My cousin stopped chopping carrots and asked me, “Does your family have any special traditions during the holidays? Do you eat something special?” She was looking at me as if she really wanted an answer. She cared about what I had to say.
I hadn’t met this cousin before. At the time, I was in my early twenties, living near the D.C. area, and our family living in the South pushed us to meet one another. You know that old story, “Ohhhhhh… you should look up cousin Melody. She lives near you; you could do Thanksgiving together.” After enough nagging from our parents, we reached out, and now I was in her kitchen watching her chop carrots.
She was amazing. Melody was thoughtful, honest, and doing all the cool things I wanted to be doing when I was in my 30’s. Together, we went to concerts in the park, cool coffee shops, and even literary parties. More important than all those amazing events, Melody did something I hadn’t experienced often before.
She listened to me.
It was maybe the first time I finally understood what having a healthy conversation looked like. Melody was a listener. She wasn’t just waiting for her turn to talk. She wanted to know what I had to say. My relationship with her turned me into a different kind of person. A person who wanted to hear what others have to say, not just spend my time talking. This is something we all need; being heard means being truly seen.
In our early years, it is developmentally appropriate to be mostly self-centered. Small children (ages 6 to 13) have poor behavioral control, not understanding social graces. (1) The gift of my cousin’s amazing listening skills during my young adult years taught me something beyond this social grace. It led to honest conversation and emotional maturity.
My kids need to be seen and heard constantly. When I stop everything and look them in their eyes while they tell me their stories, their voices become more confident and their faces glow. I can see how their bodies relax, and we connect even when the story is ugly or painful. They need me to hear them. They need me to see them.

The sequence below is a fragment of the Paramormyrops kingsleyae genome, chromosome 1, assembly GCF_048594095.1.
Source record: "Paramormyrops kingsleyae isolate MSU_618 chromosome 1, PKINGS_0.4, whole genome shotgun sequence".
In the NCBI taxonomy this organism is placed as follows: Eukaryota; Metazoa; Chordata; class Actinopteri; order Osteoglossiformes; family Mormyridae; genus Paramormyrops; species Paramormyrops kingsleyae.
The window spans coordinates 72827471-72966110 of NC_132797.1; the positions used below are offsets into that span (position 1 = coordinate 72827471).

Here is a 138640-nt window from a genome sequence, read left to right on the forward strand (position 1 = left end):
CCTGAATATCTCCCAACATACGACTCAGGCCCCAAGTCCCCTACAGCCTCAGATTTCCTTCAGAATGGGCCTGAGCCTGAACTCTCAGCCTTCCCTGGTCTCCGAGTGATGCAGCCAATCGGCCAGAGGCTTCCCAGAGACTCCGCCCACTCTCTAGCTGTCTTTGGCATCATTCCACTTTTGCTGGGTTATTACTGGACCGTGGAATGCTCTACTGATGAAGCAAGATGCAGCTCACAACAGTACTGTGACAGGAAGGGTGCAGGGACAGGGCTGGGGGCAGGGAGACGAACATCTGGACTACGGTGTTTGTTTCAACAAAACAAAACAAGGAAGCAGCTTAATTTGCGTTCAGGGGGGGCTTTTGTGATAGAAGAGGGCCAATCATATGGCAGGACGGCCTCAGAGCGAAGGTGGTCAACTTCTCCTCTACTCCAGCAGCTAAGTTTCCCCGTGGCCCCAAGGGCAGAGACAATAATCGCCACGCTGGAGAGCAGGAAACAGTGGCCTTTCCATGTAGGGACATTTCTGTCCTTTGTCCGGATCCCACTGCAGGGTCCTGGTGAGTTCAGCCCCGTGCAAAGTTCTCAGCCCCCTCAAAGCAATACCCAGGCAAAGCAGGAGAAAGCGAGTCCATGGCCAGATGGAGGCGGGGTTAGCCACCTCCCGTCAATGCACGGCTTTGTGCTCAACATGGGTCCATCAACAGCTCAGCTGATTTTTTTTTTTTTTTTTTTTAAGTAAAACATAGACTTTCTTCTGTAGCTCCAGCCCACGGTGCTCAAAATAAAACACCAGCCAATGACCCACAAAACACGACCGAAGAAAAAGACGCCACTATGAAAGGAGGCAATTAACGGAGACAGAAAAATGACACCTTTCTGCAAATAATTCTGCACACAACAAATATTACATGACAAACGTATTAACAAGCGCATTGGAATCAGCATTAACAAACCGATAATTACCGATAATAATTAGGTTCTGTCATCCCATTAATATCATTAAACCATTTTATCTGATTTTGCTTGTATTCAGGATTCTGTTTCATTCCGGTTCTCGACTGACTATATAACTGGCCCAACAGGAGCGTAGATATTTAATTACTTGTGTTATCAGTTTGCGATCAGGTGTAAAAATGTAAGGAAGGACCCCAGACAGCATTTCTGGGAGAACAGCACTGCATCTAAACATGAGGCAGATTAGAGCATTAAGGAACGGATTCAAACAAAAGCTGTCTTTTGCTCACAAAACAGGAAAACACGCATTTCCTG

There is an eight-year-old child that comes to my house often.
Every single time she is here, she has issues. (In my house we call them dramas.) I have tried everything to avoid this “drama.” I’ve tried gently breaking up with the family, redirecting my kids to new playmates, and hiding in the bathroom for days (okay, not really that one.) Alas, this child will not give up, and the truth is that my kids like her. She is full of life, fun, and… well… drama!
As a result, when she comes over, I have to plan for crying, door slamming, and tantrums. It is always something. Honestly, when my kids get home from school, always with extra kids in tow, I don’t want to deal with anything additional at the end of the day,
Over the past few months, however, I have learned that this little girl, like me years before, needs someone to listen to her — that is what the drama is about. After many encounters with her, I have realized that she needs a reset button. When she is having a meltdown, I ask her to take a deep breath and just sit with me. Then, I completely change the subject, taking the focus off the drama. She quickly de-escalates and falls into the new topic at hand. It doesn’t take long. I simply listen to her. She eats up the attention and then when I see her body start to fidget, I release her from the conversation and tell her to go play. Drama over. She reminds me that everyone wants to be heard.
I fall into life’s chaos like everyone else, and I often forget that I need to stop and listen. Even though I was taught this lesson in early adulthood by my lovely cousin, I don’t practice it enough. It is hard to remember that we need to make that connection. I have a long list of tasks that have to be completed, and sometimes I am not available to stop and listen. I want to be better about it. I also want to be better about not talking so much myself. It is the listening that matters.